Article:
Chicago Cubs’ all-star shortstop Addison Russell declared Wednesday his back is 100 percent ready for Opening Day.
Russell missed time late in spring training because of back tightness. The Cubs are hopeful he will be in the lineup for the remaining exhibition games on Thursday and Friday ahead of the season opener on Sunday night against the St. Louis Cardinals
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The news comes as a sigh of relief for some Cubs fans, though the team wasn’t in jeopardy of losing anything offensively or defensively with Javier Baez still searching for an everyday role. However, 22 is not a very attractive age to start having back problems, especially for a player who has his intangibles.
No eating at the table…
Russell is causing a lot of good problems in the Cubs organization. He’s one of the youngest players in the organization, and one of the most talented on both sides of the ball. Cubs fans saw the repercussions of those problems last year when the team traded their top prospect, Gleyber Torres, to the New York Yankees in the deal which brought Aroldis Chapman to Chicago.
Many Cubs fans lamented giving away Torres, suspecting Theo was getting ready to sell the farm for a single championship. In reality, Torres is only one or two seasons (at most) away from being big-league ready, That would make Addison Russell 24 at the time of Torres’ call-up. With Baez already obstructing playing time for players like Tommy La Stella and Ian Happ‘s spring successes, it seems unlikely that Torres would have gotten much playing time in Chicago.
Russell simply brings too much to the table to warrant replacement when he’s healthy.
Since coming into the league in 2015, Russell has played in 293 of 324 regular season games. In his rookie year, he batted primarily out of the nine-slot which gave Russell a chance to see more aggressive pitching. Because he was hitting behind the pitcher and in front of the top of the order, Russell saw fastballs 56% of the time he batted. He slashed .241/.389/.696 that year, with 13 home runs and 54 RBIs, but did most of his damage against curveballs, which he hit 1.5 runs above average in 2015. Russel struggled mightily against fastballs, hitting nearly six runs below average against the pitch.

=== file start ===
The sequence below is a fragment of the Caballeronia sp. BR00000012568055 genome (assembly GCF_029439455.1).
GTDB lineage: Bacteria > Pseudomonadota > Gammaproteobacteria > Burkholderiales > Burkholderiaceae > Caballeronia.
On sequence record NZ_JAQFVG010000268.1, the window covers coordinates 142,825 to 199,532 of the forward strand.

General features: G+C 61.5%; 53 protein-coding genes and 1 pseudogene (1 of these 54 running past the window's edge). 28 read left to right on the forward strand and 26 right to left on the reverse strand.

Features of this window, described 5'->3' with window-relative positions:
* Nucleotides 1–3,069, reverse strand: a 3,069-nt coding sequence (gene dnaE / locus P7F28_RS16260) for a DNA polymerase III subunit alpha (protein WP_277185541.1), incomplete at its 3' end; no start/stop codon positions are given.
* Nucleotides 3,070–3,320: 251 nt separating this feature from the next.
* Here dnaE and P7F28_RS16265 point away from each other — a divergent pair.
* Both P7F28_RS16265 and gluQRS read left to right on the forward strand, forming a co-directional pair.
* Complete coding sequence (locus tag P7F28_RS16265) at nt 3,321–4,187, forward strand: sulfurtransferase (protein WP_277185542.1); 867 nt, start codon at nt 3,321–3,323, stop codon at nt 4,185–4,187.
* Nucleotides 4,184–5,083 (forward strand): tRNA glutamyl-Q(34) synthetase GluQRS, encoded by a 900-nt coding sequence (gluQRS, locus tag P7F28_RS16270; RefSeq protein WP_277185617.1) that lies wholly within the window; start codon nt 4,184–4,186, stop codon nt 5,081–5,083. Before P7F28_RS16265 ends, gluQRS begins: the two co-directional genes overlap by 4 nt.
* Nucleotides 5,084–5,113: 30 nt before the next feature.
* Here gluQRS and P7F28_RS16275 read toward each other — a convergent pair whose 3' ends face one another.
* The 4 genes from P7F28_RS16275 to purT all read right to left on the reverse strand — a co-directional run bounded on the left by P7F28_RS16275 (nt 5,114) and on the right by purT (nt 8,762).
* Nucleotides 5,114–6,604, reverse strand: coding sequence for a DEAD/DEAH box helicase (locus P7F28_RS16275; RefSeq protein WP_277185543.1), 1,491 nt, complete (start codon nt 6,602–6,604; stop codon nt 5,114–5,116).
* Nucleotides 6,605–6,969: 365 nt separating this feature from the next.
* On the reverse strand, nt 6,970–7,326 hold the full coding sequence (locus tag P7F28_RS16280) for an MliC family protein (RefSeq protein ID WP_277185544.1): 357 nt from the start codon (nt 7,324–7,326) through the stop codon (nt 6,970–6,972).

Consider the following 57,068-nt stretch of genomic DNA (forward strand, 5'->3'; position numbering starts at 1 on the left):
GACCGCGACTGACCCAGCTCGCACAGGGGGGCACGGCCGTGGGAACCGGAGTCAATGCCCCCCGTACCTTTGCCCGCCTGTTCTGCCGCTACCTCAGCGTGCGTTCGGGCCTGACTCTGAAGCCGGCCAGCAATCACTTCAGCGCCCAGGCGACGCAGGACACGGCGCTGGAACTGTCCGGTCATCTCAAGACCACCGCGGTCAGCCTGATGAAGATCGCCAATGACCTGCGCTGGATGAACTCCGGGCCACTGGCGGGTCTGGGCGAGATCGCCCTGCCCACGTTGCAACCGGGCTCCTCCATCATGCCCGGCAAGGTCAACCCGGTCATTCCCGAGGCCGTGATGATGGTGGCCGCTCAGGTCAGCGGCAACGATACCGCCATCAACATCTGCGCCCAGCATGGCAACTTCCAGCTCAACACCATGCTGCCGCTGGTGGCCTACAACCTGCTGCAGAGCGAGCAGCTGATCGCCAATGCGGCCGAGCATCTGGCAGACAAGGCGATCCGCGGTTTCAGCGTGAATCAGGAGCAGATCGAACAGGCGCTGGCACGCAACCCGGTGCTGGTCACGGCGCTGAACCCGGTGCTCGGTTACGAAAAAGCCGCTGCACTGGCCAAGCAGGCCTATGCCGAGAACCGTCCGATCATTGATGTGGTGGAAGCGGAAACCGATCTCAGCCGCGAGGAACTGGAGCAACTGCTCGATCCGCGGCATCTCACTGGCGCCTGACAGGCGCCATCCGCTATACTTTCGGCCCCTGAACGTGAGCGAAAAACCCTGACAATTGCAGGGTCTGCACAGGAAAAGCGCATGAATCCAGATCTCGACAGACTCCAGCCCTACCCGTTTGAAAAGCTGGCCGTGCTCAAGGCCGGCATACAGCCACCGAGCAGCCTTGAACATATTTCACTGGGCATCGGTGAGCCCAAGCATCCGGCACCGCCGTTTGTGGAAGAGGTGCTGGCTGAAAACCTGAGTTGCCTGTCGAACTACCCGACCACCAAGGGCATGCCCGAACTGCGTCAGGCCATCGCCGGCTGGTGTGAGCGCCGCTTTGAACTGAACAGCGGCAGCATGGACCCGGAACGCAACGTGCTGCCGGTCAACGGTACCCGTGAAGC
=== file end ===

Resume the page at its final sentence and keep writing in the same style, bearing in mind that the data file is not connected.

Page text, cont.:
After his first full season, Russell dramatically improved both his bat and glove skills. In 2016, he improved his fastball hitting by almost four runs above average while increased his effectiveness against changeups and sliders. Last season, Russell hit changeups 3.5 runs above average, up nearly four full runs since 2015.
Have glove, will pick it
Defensively, there is no questioning Russell’s importance. Russell was tied with San Francisco’s Brandon Crawford for the highest dWAR by a shortstop in 2016 with a 2.7. In comparison to Baez, Russell’s dWAR is 0.7 points higher. This means that, on average, Russell contributed 70% more to wins last year than Baez, even though Baez played in nine fewer games.
Russell has spent the past two seasons in the top-10 for WAR as well. Last season he recorded a 4.3 WAR while Baez recorded a 3.4.
Like many other Cubs, Russell experienced his first Opening Day at a very young age. As of now, the Cubs have no plans of placing Russell on the DL ahead of Sunday. However, those tides may turn if all doesn’t go well over the next couple of days.